EL CERRITO -- From organizing monthly swaps of backyard produce to advocating for preservation or restoration of natural settings, a local couple's grass roots local activism is becoming an important influence in shaping a vision of a greener future for the city.
Howdy Goudey and Robin Mitchell, who share a house on Elm Street and work in research on energy efficiency for buildings at Lawrence Berkeley Laboratory, are regular attendees at Planning Commission and City Council meetings. There they have taken a role advocating for parks, community gardens and open space and returning some of El Cerrito's mostly undergrounded creeks to their natural state.
Goudey and Mitchell also perform some of the same advocacy as members of two key city boards, Goudey on the Environmental Quality Committee and Mitchell on the Parks and Recreation Commission. Mitchell is also a leader of the El Cerrito Community Garden Network.
Mark Miner, chairman of El Cerrito's Environmental Quality Committee, credited Goudey with extensive volunteering to maintain native plants and remove invasive plants in the city's Hillside Natural Area and helping to establish a new way to mow grasses to reduce fire danger in the hills.
Miner said Mitchell has been a key proponent of community gardens in El Cerrito. She also advocated for a 2011 urban agriculture ordinance that allows residents to raise food producing animals and insects, such as chickens, pigs, goats and bees, and other animals in their backyards.
"They are a great asset to the community and they always have a positive attitude about what they are doing," Miner said. "I can't imagine the community garden program existing without Robin pushing it forward."
Goudey, who has a degree in engineering physics from UC Berkeley, credits city leaders for putting rules in place that preserve the environment, but he thinks it's important that the rules on the books are followed.
"Our community has a strong environmental orientation and a proactive city government," he said. "Once things get on the books, they should be used."
For example, in adopting its Creek Protection Overlay District, the City Council committed to enhancing and restoring creeks and requiring a minimum 30-foot setback for construction while allowing for exceptions.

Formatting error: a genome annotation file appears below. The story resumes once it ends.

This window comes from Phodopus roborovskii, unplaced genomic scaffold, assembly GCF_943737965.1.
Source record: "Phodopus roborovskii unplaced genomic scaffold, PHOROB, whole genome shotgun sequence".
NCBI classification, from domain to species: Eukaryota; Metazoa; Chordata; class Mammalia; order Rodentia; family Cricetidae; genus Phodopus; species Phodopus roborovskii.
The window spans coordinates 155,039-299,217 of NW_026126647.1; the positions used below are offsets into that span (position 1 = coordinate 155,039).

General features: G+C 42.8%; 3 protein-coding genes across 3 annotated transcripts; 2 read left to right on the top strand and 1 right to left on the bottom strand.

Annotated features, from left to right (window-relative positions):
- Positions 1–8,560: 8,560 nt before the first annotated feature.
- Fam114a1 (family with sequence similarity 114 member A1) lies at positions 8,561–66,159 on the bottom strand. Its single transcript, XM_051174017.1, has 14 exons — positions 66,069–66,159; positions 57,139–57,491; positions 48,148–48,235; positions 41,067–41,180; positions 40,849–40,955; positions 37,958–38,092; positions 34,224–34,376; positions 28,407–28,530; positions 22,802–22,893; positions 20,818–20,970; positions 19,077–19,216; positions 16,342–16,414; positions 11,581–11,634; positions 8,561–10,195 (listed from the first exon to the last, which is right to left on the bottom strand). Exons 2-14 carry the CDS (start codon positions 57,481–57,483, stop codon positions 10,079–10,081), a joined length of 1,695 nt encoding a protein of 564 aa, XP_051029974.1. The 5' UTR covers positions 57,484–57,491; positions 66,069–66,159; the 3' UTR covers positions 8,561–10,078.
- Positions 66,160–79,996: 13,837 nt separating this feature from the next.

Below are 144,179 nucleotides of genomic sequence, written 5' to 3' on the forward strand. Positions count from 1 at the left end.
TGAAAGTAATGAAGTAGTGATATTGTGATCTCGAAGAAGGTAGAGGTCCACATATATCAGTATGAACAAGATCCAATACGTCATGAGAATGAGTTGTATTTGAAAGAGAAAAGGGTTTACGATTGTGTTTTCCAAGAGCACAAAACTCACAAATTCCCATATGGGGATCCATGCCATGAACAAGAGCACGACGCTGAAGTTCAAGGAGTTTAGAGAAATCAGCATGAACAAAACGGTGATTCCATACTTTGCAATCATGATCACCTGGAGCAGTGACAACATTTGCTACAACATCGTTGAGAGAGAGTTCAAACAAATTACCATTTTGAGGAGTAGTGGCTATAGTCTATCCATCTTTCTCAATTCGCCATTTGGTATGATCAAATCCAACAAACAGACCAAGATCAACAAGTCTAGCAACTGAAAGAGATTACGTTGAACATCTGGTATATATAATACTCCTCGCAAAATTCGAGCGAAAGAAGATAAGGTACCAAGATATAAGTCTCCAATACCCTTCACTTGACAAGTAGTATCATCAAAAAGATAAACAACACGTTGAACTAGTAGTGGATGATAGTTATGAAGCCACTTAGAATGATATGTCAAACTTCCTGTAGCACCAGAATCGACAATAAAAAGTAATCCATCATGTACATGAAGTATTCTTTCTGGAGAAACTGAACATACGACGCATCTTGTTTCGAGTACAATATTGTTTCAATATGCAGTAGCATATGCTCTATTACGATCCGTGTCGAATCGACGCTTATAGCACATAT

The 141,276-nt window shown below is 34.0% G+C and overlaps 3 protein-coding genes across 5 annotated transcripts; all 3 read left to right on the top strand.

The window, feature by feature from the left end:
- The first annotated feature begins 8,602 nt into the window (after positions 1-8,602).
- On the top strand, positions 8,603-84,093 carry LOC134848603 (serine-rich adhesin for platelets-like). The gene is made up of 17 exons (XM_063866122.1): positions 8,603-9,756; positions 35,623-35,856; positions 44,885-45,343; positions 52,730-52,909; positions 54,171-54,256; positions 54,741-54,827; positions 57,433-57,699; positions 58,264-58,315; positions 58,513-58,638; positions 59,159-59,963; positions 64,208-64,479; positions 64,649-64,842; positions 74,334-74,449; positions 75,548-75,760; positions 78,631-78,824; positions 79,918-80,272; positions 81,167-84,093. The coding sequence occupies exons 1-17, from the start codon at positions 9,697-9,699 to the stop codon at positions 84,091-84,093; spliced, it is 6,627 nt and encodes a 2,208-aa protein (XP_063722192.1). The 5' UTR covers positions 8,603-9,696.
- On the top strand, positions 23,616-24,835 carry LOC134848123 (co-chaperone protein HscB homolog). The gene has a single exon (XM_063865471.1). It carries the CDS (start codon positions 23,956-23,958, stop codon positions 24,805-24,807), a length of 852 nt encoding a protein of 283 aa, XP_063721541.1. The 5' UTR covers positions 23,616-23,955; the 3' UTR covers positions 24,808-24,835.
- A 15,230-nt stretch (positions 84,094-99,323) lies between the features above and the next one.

These issues have come to the forefront in recent years, most clearly with a string of proposals to build condominiums on a half-acre lot at 1715 Elm St.
The city staff earlier this year recommended approval of a plan to leave a tributary of Baxter Creek that flows through the property as a rock-lined waterway and allow the property owner, Albany-based developer Edward Biggs, to locate a building as close as five feet from the center of channel.
"It's a much smaller setback than even the exceptions allow," Goudey said.
A Planning Commission decision approving the project was appealed to the City Council by Goudey, Mitchell and other residents.
The appeal met with some success on June 23 when Councilman Greg Lyman obtained a 3-2 majority to ask Biggs to pay for a hydrology study on the creek, which is expected to be completed in time for the council's Aug. 19 meeting.
The study will determine how much space it will take to return the waterway to a more natural condition before it was turned into channel, allowing a natural meander and riparian habitat along the banks.
The developer and the council will then have to agree about whether there is enough space to accommodate a profitable housing project that can share the site with the restored creek.
Goudey said he and Mitchell welcomed Lyman's intervention on the issue.
"We are arguing for the execution of a more well-thought-out development consistent with the city's own policies, rather than contradicting city regulations," Goudey said.
Mitchell, the parks commission member, says she favors converting the Elm Street property, which contains a historic house, into a city park. The park could contain a community garden and the city could restore the historic house into an "environmental learning center," along with the restored creek, said Mitchell, who is spearheading an informal community garden at Fairmont Park behind the city library.
Money to buy the Elm Street property could come from Measure WW, a 2008 countywide parcel tax for park acquisition, she said, along with working with a land trust in a similar manner to what El Cerrito is doing to acquire and incorporate the so-called Madera property into the Hillside Natural Area.
"Fairmont Park is the only large park in the flatlands," Mitchell said. "We need some aggressive park acquisition, to do some greenfield development within the city limits of El Cerrito itself."
The couple has also used the opportunity to weigh in on the city's San Pablo Avenue Specific Plan, which will govern development along the full length of the avenue, including around the city's two BART stations.
Mitchell, who has degrees in environmental studies and architecture, said that although she supports the concept of "transit-oriented development" envisioned under the plan, she thinks the proposed height limits for buildings are too generous.
"Infill development is the green thing to do, but five or six stories is pretty tall for around here," she said. "Stick to three stories."
Mitchell also would like to see the city recommend that developers purchase farmland to reduce suburban sprawl, in return for the right to develop land within the city limits.
"Cities should be protecting farmland," she said. "Make that connection between the cities and the areas that produce food."